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Over 710M children face climate change risks

Anadolu Agency LIFE
Published April 19,2021

An estimated 710 million children living in 45 countries, mostly in Africa, are at the highest risk of experiencing the impact of climate change, Save the Children warned Monday.

"Floods, droughts, hurricanes and other extreme weather events will have a deep impact on vulnerable children and their families," Save the Children warned ahead of a leaders' summit on climate change starting on Earth Day (April 22), to be held by US President Joe Biden.

Citing an analysis it did regarding the issue, Save the Children announced the Notre Dame Global Adaptation Initiative (ND-GAIN) data reveals that hundreds of millions of children under 18 are living in regions where climate change is extremely affecting their lives.

The ND-GAIN summarizes a country's vulnerability to climate change and other global challenges in combination with its readiness to improve resilience

"The impact of the crisis on food production is likely to lead to local food scarcity and price hikes, with devastating impacts on the poorest households," Save the Children said.

Expressing his experience with climate change, 14-year-old Baptista in Mozambique said: "What I really can't forget is that I saw many houses falling because of too much rain and strong winds. I got scared."

"I don't know why all that rain fell and there was a gale. I didn't like that because afterwards we were left homeless and without food," Save the Children quoted him as adding while he and his three siblings struggled to recover ever since Cyclone Kenneth struck their town in 2019.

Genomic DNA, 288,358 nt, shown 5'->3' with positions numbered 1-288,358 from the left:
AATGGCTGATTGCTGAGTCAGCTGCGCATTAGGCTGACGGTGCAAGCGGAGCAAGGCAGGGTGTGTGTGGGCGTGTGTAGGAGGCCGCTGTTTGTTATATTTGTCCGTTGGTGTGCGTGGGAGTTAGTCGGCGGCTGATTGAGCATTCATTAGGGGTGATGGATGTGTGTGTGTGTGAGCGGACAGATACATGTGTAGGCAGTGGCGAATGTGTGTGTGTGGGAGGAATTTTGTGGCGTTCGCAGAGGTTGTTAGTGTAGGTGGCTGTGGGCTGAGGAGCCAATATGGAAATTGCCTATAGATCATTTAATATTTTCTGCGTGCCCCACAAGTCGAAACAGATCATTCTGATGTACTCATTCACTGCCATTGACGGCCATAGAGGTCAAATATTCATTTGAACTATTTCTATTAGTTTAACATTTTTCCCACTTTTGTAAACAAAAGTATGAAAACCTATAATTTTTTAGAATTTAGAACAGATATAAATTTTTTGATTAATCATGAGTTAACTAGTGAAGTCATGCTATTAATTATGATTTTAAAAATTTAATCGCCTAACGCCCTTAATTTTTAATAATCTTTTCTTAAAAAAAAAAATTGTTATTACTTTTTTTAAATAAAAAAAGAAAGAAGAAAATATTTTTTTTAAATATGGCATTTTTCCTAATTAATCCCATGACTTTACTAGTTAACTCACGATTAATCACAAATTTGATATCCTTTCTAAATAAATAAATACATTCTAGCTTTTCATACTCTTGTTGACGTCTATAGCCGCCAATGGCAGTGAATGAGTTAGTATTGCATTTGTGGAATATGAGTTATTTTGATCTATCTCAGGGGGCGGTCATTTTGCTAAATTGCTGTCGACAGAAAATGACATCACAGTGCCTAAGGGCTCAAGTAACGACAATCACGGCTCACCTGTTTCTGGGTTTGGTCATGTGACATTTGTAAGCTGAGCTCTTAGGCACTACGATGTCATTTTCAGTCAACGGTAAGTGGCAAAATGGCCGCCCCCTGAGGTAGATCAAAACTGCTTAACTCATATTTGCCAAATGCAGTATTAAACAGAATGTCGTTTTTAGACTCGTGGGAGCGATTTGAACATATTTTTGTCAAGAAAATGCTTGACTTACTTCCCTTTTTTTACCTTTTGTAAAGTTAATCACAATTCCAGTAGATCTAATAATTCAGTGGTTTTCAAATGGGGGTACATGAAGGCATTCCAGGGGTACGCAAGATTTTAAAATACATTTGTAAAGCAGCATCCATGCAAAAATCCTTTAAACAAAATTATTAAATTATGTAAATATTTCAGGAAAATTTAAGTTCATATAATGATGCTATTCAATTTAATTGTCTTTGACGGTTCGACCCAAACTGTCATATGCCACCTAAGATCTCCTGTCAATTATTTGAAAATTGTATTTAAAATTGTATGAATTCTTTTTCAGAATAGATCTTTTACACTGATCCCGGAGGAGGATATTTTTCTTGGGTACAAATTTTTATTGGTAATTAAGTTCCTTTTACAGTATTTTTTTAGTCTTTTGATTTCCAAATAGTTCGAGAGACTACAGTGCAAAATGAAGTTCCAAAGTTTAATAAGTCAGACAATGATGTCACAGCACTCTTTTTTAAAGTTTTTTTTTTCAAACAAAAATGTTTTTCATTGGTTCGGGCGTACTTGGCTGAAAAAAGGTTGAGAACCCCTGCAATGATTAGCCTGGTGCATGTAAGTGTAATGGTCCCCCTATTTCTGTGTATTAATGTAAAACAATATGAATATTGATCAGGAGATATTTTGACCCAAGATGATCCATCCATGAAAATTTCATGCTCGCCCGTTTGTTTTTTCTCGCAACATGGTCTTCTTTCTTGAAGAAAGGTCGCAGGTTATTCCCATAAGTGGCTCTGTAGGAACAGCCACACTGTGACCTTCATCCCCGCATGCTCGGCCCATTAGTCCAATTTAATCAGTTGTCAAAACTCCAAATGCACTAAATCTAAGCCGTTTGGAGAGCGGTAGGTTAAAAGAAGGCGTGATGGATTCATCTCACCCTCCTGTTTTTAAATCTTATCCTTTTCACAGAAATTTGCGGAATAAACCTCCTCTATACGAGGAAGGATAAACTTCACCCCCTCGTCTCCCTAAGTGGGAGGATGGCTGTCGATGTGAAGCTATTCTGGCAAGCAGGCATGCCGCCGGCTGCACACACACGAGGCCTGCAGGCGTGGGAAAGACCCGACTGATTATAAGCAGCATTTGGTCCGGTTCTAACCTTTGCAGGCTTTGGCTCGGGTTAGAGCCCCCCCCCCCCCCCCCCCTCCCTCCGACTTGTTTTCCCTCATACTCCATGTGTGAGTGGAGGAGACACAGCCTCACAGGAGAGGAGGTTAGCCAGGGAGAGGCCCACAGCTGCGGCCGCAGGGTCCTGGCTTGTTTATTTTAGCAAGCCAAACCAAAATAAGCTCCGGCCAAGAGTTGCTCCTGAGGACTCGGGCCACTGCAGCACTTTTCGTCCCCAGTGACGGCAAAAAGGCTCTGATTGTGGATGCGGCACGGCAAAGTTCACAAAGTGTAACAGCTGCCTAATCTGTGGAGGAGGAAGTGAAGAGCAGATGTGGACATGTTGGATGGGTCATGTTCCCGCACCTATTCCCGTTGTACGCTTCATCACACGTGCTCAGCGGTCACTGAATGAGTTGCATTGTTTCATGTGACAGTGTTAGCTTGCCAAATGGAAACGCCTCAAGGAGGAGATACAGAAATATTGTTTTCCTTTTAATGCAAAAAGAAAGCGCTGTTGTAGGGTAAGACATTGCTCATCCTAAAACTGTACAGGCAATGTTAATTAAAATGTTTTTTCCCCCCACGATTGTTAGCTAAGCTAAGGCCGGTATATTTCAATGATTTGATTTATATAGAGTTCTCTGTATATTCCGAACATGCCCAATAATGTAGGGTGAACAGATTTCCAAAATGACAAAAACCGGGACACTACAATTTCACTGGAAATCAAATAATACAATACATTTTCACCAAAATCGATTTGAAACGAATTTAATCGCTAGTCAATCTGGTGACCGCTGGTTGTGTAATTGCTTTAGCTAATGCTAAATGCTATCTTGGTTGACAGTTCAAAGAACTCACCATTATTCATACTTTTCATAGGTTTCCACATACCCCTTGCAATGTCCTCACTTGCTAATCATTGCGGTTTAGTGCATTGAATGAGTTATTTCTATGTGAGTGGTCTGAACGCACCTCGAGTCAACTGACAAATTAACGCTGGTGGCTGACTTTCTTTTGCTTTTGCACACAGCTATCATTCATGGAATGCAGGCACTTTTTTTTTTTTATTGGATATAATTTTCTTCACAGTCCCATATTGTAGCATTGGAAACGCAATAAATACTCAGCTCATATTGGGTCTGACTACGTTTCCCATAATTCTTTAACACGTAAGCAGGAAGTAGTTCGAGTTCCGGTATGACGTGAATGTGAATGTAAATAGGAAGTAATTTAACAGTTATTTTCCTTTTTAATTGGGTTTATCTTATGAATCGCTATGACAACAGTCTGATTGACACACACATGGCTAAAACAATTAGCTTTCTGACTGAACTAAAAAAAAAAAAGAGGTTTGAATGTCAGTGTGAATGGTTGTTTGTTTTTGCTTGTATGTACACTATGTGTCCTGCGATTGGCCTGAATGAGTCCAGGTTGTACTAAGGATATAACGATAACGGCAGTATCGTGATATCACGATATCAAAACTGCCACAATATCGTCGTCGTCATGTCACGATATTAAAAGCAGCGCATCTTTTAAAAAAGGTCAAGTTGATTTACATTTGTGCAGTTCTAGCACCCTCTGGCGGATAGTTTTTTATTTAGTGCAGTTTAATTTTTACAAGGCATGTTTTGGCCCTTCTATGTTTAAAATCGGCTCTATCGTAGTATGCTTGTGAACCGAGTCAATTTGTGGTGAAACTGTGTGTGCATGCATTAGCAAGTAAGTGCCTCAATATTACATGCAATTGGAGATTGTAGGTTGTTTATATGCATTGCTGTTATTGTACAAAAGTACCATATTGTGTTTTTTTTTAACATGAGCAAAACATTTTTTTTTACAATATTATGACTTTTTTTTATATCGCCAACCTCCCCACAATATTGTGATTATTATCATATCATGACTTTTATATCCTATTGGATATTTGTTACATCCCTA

Save the Children explained that 70% of the countries facing a high risk of climate change impact are in Africa.

It added that impacts of climate change are worsening the already dire situation in Yemen, where armed conflict "has created severe food shortages, leaving millions of children at risk of hunger."

In Bangladesh, meanwhile, children are highly exposed to " flooding, cyclones, and sea levels rise," according to the report.

"Malaria and dengue fever already plague children in the Democratic Republic of Congo. Increasing extreme weather events can lead to new health risks while the health system is already limited," the report voiced.


In order to ensure that the affected children and their families can cope with the current and future climate shocks, Save the Children called on all governments to take immediate and drastic action, warning that "the impact of the climate crisis will likely hit millions more children in decades to come."

The needed action includes acknowledging that "the climate crisis is a child rights crisis that affects children first and worst," and to increase the climate change finance, and to "scale up adaptive and shock-responsive social protection systems - such as grants for pregnant mothers and children - to address the increasing impacts of climate change on children and their families."

Climate change, according to the UN's definition, is "a change of climate which is attributed directly or indirectly to human activity that alters the composition of the global atmosphere and which is in addition to natural climate variability observed over comparable time periods."